The Santa Barbara County Sheriff's department said the shark that killed a surfer Tuesday has been positively identified as a 15-16 foot great white shark.
Ralph Collier from the Shark Research Committee in Chatsworth, CA, made the determination Thursday after examining the body, according to the sheriff's release.
Francisco Javier Solorio Jr., 39, of Orcutt was bitten in the upper torso in the waters off Surf Beach in Santa Barbara County on Tuesday. He died at the scene.
A new photo of the surfboard was also released Wednesday that showed a huge shark bite on the bottom of the fboard.
A friend was surfing with Francisco Solorio Jr. when he witnessed the shark attack, said the Santa Barbara Sheriff's Department.
Deputies said the friend started first aid procedures after the attack while another surfer called 911. Vandenberg Air Force Base Fire Department responded to the scene and Solorio was pronounced dead at the beach by paramedics.
The Orcutt, Calif. native was surfing near the Vandenberg Air Force Base but was not affiliated with the base, said officials. Three other men were also at the beach during the time of the incident.
Lt. Erik Raney said there has been an uptick in shark sightings lately.
"I think it's pretty well known locally...that there are sharks and we've had shark sightings up and down the Santa Barbara coastline pretty frequently recently," he told NBC 7 San Diego.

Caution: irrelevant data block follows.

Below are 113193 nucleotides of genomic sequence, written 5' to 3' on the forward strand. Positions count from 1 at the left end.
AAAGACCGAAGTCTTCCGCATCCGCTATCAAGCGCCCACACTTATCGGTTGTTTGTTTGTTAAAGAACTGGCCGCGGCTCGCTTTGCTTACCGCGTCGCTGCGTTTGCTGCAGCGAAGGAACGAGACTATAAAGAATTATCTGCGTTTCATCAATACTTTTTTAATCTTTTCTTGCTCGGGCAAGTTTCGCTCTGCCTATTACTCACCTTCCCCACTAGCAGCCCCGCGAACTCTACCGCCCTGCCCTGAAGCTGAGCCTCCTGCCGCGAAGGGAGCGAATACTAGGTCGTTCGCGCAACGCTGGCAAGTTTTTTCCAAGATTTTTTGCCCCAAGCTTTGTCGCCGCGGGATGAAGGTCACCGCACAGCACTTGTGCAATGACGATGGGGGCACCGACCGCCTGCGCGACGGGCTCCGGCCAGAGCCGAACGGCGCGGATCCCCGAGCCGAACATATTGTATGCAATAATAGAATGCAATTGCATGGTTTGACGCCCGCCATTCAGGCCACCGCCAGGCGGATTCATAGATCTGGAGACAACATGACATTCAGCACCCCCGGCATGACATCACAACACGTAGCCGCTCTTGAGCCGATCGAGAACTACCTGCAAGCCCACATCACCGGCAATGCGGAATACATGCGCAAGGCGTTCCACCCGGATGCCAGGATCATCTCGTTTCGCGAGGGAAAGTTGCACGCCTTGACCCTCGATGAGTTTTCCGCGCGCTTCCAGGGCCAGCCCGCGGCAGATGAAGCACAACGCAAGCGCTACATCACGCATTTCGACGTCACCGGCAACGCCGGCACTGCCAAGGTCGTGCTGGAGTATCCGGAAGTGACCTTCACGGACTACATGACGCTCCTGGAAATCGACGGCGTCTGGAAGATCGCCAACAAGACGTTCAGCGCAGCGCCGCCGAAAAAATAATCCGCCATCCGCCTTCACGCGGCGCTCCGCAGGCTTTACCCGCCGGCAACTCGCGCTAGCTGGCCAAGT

Experts at the Birch Aquarium in San Diego said migration patterns may be to blame.
"In the fall, there are more juvenile great white [sharks] migrating up from Baja, going up north," said Nigella Hillgarth, Executive Director at the Birch Aquarium.
In October 2010, a 19-year-old college student was killed in a shark attack off Surf Beach. Lucas Ransom was bodyboarding when he disappeared under the water about 100 yards off shore.
Dave Martin, 66, of Solana Beach was killed in April 2008 while swimming along the coast near his home. Martin was a member of the Triathlon Club of San Diego and swam with club members every week. There have been no known fatal shark attacks in San Diego since then.
A survey of shark attacks released in 2011 shows surfers were attacked in slightly more than half of the cases globally. Swimmers and waders were the second-largest affected group, making up 38 percent.